“First seek to understand, then seek to be understood” ~ Stephen Covey
The first time I heard the N-word in China it came from a taxi driver.
“Did he just say what I think he said?”
It came out of no where and I wasn’t sure how to react.
I am meeting more and more black americans traveling to China. You probably heard this while on the street or in a meeting in China and did not know why someone would say the word “nigga” and no one else around you would react.
Let me explain:
The word you are hearing is 那个 meaning “that”. The pinyin for this word is NA GE, meaning it should be pronounced like NAH-GUH. If you are studying mandarin from a textbook, it would never show up.
The common oral pronunciation is where the difference comes in. When hearing spoken Chinese that word NA GE will sound like “NIG GA,” very close to the derogatory word, or the word heard in some songs too.
There is more….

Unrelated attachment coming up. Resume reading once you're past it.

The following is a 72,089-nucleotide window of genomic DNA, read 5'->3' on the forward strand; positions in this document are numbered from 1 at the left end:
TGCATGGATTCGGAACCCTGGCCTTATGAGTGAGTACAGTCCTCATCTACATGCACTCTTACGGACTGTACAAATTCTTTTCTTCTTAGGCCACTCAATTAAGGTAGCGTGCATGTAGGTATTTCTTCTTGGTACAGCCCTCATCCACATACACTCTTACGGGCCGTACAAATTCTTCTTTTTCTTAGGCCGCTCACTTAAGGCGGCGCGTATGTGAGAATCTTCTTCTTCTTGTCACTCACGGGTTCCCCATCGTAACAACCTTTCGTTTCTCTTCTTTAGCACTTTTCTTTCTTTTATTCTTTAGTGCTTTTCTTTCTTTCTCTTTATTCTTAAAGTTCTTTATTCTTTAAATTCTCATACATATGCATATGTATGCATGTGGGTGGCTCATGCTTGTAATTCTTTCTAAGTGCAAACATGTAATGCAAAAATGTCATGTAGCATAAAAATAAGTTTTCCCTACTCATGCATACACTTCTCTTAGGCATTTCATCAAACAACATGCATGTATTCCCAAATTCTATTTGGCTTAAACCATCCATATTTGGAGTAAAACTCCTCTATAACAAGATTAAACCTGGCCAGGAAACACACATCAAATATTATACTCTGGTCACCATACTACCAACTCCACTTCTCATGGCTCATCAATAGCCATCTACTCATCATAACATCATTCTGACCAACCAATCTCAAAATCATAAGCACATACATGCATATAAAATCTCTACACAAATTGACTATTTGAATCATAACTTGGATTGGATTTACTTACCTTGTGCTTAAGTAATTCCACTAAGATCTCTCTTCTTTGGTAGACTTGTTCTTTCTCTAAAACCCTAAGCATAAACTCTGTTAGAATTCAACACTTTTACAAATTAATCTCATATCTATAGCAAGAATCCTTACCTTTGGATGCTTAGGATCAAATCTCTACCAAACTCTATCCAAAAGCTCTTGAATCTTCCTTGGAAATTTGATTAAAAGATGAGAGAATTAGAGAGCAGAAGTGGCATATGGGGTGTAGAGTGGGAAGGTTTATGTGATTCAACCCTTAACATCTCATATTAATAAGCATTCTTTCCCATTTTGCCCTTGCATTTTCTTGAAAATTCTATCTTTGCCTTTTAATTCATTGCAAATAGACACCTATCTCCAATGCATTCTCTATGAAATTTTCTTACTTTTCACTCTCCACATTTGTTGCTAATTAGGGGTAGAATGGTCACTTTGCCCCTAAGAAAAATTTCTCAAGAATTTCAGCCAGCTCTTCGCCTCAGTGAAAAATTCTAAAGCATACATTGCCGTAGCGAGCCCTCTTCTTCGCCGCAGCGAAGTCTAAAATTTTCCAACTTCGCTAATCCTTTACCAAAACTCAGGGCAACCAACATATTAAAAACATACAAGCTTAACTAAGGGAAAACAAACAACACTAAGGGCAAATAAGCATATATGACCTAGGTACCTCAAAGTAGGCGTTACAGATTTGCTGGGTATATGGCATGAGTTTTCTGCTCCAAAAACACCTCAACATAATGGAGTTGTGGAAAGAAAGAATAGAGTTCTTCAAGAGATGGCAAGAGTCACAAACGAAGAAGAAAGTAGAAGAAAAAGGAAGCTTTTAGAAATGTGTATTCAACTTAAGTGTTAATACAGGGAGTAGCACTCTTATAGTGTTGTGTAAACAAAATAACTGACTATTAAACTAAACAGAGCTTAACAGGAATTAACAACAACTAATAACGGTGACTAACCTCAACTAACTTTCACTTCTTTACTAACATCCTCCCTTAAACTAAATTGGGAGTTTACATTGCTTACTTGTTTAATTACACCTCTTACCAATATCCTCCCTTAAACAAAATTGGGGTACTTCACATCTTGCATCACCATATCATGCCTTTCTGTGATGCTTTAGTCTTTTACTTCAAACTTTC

Each language has its own filler words and sounds, the ones used to fill gaps in speech and give our brains time to think . In English we use things like “ummm” and “ahhh” or “like” or “so.” In mandarin, one of those words happens to be 那个.
So you won’t only hear the word when some says “我要那个” (I want that one). The word will appear while chatting at the water cooler, in meetings, during speeches, on TV shows.
What should be done?
“First seek to understand, then seek to be understood,”is what Stephen Covey said in his bestselling book. First understand why a person my be saying what they say, then be open to discussing and talking about your reaction to it.
I’ve explained the meaning of the word to colleagues and they now have a new understanding of how I could possibly feel when they say the word. This makes a difference as they are more aware of how their words have impact.
Is the reverse true?
Have you had any experience where a word from your native language turned out to be an offensive word somewhere else?
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